Classes on that day are shortened, however, to make time for the 17th annual Martin Luther King Jr. Day Convocation at 11 a.m. Monday, Jan. 15, in Weaver Chapel. Michael Eric Dyson is the keynote speaker for the 2006-07 Wittenberg Series event, which is free and open to the public.
Dyson, an accomplished writer, ordained Baptist minister, and Avalon Foundation professor in the humanities and African American Studies at the University of Pennsylvania, will present a speech titled “Dr. King for the 21st Century.” As an icon in the African American community, Dyson continues to educate the masses about hard-hitting issues through his books, television appearances and the eclecticism found in his subject matter. I May Not Get There With You: The True Martin Luther King Jr., Race Rules: Navigating the Color Line, Between God and Gangsta Rap and Why I Love Black Women are just a handful of the books that are a part of his authorial repertoire.
Dyson is the latest in a long line of distinguished speakers to make presentations at the event, including National Association for the Advancement of Colored People (NAACP) Chairman of the Board Julian Bond in 2004 and groundbreaking journalist Charlayne Hunter-Gault in 2006. Since the inception of the Martin Luther King Jr. Day Convocation in January 1990, the celebration has grown each year, incorporating new elements that have blossomed into a series of events that will be hosted during the days surrounding the commemorative ceremony.
A recent Dyson publication, Is Bill Cosby Right? Or Has The Black Middle Class Lost Its Mind? will be at the center of a panel discussion titled “Poverty vs. Privilege in the Black Community” at 7 p.m. Thursday, Jan. 11, in Bayley Auditorium in the Barbara Deer Kuss Science Center. Moderated by Forest Wortham, director of multicultural student programs and WAGE Womyn’s Center, the panel consists of Carmiele Wilkerson, associate professor of English and director of Africana Studies; Miguel Martinez-Saenz, associate professor of philosophy; John Young, assistant dean of judicial affairs and political science instructor; and former Wittenberg faculty member Joseph Lewis, professor emeritus in history at Central State University. Panelists will discuss the ongoing debate between Dyson and Bill Cosby on the state of impoverished African Americans.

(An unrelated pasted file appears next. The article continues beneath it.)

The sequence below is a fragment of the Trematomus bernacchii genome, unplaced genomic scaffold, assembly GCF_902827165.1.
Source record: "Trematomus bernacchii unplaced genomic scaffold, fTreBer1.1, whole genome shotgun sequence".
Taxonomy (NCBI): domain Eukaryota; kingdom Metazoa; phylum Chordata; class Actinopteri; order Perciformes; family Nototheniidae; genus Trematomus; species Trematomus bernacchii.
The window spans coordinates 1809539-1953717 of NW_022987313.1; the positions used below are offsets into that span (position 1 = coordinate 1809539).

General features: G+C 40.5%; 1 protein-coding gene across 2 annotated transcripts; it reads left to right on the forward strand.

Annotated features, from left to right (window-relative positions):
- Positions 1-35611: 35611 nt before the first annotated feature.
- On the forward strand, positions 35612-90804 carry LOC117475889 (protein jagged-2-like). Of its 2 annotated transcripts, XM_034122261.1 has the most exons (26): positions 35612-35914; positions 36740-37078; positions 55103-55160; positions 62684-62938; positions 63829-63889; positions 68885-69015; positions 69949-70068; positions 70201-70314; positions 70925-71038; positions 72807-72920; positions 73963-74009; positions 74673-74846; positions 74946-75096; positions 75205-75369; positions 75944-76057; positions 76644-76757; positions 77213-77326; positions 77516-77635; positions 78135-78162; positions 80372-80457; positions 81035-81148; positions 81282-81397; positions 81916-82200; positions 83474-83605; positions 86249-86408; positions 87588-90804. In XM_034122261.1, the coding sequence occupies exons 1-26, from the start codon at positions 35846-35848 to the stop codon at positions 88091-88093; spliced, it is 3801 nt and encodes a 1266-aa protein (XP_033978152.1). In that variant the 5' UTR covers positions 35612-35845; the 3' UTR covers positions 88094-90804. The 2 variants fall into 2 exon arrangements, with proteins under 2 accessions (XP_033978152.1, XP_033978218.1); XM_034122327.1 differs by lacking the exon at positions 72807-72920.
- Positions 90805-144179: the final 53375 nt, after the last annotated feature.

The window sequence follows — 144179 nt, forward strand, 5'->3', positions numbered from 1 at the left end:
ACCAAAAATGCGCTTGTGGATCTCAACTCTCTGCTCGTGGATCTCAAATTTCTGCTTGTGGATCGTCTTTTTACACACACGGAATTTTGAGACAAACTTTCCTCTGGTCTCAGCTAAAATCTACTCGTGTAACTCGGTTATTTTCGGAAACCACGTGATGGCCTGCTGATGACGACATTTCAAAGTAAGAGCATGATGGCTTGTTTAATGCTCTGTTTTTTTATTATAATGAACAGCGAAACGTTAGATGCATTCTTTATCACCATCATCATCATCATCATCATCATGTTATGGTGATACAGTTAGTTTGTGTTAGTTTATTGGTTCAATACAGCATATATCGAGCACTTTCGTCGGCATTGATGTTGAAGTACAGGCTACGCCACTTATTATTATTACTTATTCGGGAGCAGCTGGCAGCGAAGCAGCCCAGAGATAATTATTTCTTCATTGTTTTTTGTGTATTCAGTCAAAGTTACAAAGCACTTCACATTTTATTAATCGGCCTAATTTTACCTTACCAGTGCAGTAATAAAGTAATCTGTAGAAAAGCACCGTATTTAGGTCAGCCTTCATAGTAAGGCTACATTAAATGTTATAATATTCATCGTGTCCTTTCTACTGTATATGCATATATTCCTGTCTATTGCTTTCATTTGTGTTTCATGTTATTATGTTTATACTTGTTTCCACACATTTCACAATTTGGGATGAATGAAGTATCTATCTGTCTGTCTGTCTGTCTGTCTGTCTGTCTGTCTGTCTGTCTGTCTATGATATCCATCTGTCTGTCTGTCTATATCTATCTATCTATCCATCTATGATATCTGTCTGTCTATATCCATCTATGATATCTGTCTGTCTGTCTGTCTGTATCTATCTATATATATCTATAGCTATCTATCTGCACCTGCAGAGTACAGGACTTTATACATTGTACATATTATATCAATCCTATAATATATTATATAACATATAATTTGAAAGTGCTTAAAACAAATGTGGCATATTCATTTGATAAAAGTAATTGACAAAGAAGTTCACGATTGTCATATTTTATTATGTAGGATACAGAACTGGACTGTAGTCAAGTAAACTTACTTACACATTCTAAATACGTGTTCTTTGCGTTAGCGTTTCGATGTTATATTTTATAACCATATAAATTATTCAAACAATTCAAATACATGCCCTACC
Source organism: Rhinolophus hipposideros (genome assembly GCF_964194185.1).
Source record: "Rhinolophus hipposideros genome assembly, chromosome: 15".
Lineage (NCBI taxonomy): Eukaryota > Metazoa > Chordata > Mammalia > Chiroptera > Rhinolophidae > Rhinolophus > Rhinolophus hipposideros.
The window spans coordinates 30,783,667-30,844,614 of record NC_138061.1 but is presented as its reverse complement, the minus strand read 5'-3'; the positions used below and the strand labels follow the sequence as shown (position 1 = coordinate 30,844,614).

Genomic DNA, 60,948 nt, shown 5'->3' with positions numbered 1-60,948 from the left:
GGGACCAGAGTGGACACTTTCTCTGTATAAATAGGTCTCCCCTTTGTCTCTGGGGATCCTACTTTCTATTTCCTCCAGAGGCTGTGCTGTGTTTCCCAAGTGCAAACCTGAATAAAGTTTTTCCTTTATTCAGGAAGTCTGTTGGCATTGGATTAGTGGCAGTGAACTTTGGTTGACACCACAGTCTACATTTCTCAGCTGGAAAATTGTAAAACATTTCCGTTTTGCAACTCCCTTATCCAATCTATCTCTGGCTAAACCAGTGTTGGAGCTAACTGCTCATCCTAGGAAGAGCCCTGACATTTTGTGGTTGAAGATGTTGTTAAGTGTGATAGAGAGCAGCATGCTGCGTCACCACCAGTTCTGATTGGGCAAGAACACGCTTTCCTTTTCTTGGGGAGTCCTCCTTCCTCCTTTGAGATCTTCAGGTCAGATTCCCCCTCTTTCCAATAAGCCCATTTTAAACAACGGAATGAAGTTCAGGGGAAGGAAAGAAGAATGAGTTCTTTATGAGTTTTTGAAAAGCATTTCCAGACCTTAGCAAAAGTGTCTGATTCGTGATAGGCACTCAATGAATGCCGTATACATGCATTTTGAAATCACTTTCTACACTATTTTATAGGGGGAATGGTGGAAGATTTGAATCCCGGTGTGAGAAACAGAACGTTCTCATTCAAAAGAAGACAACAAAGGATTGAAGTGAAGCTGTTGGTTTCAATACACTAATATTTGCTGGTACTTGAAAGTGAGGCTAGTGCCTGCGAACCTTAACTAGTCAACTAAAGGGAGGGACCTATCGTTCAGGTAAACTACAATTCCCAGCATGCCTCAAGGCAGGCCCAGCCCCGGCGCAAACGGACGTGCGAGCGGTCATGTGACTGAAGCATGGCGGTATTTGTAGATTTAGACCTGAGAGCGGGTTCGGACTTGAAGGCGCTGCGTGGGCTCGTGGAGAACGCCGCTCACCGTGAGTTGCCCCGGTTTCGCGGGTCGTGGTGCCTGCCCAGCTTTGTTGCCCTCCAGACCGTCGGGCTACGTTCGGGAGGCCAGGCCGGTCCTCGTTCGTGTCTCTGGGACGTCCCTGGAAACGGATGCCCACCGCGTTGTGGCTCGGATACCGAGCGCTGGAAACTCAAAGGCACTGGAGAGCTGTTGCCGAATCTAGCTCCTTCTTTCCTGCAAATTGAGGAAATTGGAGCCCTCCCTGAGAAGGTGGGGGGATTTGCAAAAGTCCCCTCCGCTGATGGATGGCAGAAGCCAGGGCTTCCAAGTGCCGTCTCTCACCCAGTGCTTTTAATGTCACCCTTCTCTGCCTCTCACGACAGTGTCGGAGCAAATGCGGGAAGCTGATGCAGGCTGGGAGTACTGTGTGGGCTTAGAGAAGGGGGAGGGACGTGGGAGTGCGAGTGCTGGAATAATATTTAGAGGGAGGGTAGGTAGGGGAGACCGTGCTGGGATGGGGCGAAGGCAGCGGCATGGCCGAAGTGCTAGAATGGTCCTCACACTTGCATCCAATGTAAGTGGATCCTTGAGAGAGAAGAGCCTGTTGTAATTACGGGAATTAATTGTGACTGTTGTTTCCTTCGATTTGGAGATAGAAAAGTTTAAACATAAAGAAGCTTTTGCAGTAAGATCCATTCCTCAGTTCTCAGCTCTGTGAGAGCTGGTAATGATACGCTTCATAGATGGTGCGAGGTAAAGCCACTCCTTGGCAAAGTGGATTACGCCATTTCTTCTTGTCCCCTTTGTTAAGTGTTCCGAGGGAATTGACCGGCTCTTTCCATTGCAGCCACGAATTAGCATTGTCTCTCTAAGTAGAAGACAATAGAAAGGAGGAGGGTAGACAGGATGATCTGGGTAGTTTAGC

Beginning Friday, Jan. 12, posters depicting various moments in the American Civil Rights Movement will be displayed in academic buildings during the week following the King Convocation. The posters will provide a visual journey through the era that separated many but defined the future for all.
Commemorative marches in celebration of King’s famed march on Washington in 1963 are commonplace in America, but neither the Wittenberg nor Springfield communities celebrated in this fashion until last year. As part of the 2007 celebration, the second annual freedom march will take place at 8:30 a.m., beginning in the Springfield Art Museum parking lot and ending at Wittenberg’s Benham-Pence Student Center. Several speakers will address the crowd in the student center, and coffee and pastries will be served in the Gus Geil Lounge.
Decades after his assassination, King’s memory lives on in the hearts and minds of a growing nation. King once said “…as we walk, we must make the pledge that we shall march ahead. We cannot turn back.” Just as the Wittenberg motto calls on its community members to pass their light to others, the Martin Luther King Commemorative Planning Committee has worked to help the campus community pass on the light of King’s message beyond the day designated for remembrance. The committee includes Wittenberg faculty, staff and students, led by Lillian Franklin, associate professor of languages.
Every year, the Wittenberg Series brings distinguished lecturers and performing artists of national and international prominence to the campus and local community. For more information about the Wittenberg Series, visit the university’s Web site at www.wittenberg.edu. To make special arrangements, reserve a series poster or become a friend of the Wittenberg Series, contact Phyllis Eberts at (937) 327-6116, or via e-mail at email@example.com.
For a complete list of events, visit the Martin Luther King Observance Web site established specifically for this annual event.
By: Erica Strauss ‘08
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